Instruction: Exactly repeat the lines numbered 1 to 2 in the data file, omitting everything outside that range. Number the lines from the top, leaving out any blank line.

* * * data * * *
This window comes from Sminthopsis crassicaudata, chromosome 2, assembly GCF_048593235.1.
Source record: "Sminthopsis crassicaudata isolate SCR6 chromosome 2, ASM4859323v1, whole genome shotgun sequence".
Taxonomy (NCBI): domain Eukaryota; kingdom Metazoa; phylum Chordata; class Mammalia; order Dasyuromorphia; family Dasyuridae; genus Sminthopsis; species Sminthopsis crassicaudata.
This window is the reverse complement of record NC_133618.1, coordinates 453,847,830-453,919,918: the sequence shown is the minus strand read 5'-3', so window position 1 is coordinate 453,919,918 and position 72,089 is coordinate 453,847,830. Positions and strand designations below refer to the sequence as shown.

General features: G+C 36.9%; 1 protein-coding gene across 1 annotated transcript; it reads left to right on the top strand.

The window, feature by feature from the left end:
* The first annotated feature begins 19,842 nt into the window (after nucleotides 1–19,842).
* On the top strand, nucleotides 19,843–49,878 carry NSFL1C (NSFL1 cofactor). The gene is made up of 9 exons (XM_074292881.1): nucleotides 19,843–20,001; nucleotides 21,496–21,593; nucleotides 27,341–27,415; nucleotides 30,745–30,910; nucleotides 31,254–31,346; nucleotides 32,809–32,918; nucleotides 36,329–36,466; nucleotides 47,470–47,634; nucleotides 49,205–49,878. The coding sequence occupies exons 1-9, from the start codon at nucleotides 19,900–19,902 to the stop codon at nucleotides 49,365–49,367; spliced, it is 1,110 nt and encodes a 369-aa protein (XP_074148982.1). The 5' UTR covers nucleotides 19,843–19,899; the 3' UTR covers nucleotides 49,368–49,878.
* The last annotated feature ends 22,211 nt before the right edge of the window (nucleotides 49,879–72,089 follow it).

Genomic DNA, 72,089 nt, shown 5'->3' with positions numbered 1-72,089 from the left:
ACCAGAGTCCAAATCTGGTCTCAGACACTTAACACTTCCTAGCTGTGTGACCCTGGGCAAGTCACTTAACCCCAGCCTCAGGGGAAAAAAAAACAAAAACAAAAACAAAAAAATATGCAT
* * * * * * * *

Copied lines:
This window comes from Sminthopsis crassicaudata, chromosome 2, assembly GCF_048593235.1.
Source record: "Sminthopsis crassicaudata isolate SCR6 chromosome 2, ASM4859323v1, whole genome shotgun sequence".